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Some in Wyoming see lawmakers, public thaw on gay rights issues

By BEN NEARY[e]Associated Press[m]

CHEYENNE, Wyo. — For years, Democratic lawmakers in Wyoming have floated bills aimed at preventing discrimination against gays and lesbians but have found little support. Now, they seem to have gained some — among Republican lawmakers.

It remains to be seen whether gay rights supporters in the overwhelmingly Republican Wyoming Legislature can pass measures that would prohibit discrimination on the basis of sexual orientation, create civil unions or even gay marriage.

So far, nine of the legislature’s 78 Republicans have signed on as co-sponsors of the various bills. Eight of the Legislature’s 12 Democrats are on board with at least one of the bills. Committee hearings on two of the bills were scheduled for Monday.

For gay rights advocates, getting the support they already have received feels like a big moment. The state has a long tradition of libertarian-tinted conservatism, yet it’s also where gay college student Matthew Shepard was killed more than a decade ago.

“When I really started seeing who the sponsors were, I started having a big smile on my face,” said Rev. Dee Lundberg, a minister at the United Church of Christ in Casper, who married her partner in her church two years ago.

The gay rights bills will face opposition. WyWatch Family Action, a group that has opposed past gay rights measures, plans to muster its members to oppose the bills. Wally Rayl, a volunteer lobbyist with the group, said opposition is “naturally based.”

“In our Declaration of Independence, we refer to nature and nature’s law, and God’s creation,” Rayl said. “Nature’s law is that a family is put together to reproduce. Well, two of the same sex cannot reproduce.”

Lundberg said she’s in disbelief about the amount of time society has spent on the same-sex marriage issue, which she said she believes should be a private decision.

“We live in a state that has this high value on not having the government tell them how to run their lives,” she said.

Rep. Sue Wallis (R-Recluse), has signed on as a co-sponsor on all three bills.

Wallis said she believes the issue underscores some divisions within the Republican Party. She said some people in the party are conservative and don’t want the government to interfere in their businesses, communities or families.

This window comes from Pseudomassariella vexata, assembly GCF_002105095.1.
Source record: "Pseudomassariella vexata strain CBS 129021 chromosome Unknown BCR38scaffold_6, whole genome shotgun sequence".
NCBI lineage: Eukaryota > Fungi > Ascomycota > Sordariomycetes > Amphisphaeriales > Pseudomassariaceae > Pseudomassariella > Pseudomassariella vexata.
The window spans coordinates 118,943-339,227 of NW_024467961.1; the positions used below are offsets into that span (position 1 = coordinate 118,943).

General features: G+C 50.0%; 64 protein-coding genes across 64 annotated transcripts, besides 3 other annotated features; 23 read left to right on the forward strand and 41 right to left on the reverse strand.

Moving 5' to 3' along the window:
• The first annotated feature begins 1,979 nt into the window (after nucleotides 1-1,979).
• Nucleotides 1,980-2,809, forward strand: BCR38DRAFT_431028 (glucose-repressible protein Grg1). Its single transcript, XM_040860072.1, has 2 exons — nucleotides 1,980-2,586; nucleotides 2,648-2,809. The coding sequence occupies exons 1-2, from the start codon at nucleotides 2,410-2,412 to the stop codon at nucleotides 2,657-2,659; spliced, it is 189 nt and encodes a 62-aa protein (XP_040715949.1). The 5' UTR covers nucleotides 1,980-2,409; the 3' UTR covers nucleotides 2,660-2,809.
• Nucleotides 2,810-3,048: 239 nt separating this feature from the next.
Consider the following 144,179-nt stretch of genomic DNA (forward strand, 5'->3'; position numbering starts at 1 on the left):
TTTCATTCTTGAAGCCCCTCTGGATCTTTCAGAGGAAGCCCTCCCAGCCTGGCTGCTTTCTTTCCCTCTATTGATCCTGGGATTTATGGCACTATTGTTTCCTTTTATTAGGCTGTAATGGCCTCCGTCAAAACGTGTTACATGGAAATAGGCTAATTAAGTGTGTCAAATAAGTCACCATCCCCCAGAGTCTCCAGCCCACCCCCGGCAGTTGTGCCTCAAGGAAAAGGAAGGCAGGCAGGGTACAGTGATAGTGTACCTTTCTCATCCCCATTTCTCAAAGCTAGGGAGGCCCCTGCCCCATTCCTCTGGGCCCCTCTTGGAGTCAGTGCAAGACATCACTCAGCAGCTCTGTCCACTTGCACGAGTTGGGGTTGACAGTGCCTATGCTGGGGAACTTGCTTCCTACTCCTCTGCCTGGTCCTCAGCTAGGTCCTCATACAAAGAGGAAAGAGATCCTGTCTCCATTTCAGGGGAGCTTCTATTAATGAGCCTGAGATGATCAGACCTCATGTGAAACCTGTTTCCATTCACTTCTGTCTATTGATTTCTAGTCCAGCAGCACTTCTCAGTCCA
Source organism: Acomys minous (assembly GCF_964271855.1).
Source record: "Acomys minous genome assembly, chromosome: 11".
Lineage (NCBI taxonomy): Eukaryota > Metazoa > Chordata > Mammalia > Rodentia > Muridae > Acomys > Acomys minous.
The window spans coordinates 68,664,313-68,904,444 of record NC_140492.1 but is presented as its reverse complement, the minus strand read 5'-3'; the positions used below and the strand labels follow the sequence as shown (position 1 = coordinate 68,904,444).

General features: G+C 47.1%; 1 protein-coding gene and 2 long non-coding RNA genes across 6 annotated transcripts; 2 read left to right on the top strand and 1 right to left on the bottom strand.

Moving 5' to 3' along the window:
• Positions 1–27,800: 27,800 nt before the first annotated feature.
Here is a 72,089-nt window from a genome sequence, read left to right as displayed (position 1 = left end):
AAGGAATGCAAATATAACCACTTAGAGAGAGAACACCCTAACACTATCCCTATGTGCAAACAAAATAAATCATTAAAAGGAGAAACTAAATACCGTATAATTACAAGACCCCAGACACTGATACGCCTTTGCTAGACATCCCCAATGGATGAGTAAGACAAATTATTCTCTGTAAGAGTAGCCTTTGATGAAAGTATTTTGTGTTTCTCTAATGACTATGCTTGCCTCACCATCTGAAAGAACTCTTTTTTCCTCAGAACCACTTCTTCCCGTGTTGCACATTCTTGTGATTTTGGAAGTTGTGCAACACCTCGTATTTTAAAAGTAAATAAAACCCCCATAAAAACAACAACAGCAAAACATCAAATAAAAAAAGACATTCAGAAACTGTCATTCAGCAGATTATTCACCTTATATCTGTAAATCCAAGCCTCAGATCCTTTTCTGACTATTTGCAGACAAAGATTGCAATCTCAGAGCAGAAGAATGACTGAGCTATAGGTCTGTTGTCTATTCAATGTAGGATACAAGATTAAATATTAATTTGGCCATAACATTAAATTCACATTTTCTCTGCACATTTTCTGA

Rep. Cathy Connolly (D-Laramie), is sponsoring the bill for same-sex marriage. A lesbian, Connolly also has a fallback measure to recognize same-sex civil unions, a bill she believes has a better chance of passing.

“I absolutely think that there’s been a change of attitude, that the time is right, that people truly believe that this is the Equality State,” she said.

In addition to carrying tax and pension benefits, Lundberg noted that legalizing same-sex marriage would allow couples to make medical decisions and have the right to visit each other in the hospital.

Outlawing discrimination on the basis of sexual orientation also would give people peace of mind and eliminate the “fear factor,” she said. She said there would also be emotional benefits for same-sex couples who are afraid to talk about their lives.

“You know, a lot of these people have kids,” Lundberg said. “They want to not have to fear losing their jobs, or livelihoods or housing. It’s not just for them, it’s for their families. There are children involved in this and we have to remember that.”

Wyoming gained attention in 1998 when Shepard, a slender, 21-year-old student at the University of Wyoming, was robbed, fatally beaten and tied to a fence by two men he met in a bar in Laramie. Police said the killers attacked him because he was gay.

Just two years ago, some Wyoming lawmakers, including the then-House speaker, filed, during a busy legislative session, legal papers asking the state Supreme Court not to consider a divorce case involving two Wyoming women who were married in Canada.

The lawmakers said they were concerned court action would serve as a back-handed recognition of same-sex marriage. The court ignored them, letting the couple divorce.

More recently, the mood in the nation has shifted on gay rights. States have been increasingly accepting of civil unions or gay marriage. Last week, Rhode Island moved a step closer to joining nine states and the District of Columbia to allow gay and lesbians to wed.

President Barack Obama voiced his support for gay marriage in 2012 and this month in his inaugural address equated the Stonewall gay-rights riots of 1969 with the struggles on behalf of blacks and women throughout the nation’s history.

Jeran Artery, chairman of Wyoming Equality, a group that lobbies on behalf of gays and lesbians, said there’s a change in the country. Whatever the Legislature does on the gay marriage “dream bill,” Artery said he’s pleased at increasing GOP support.

“The message it sends is we’re moving away from viewing this as a Democrat or Republican type thing,” he said. “We’re moving toward viewing it as right versus wrong, and that’s a big step.”

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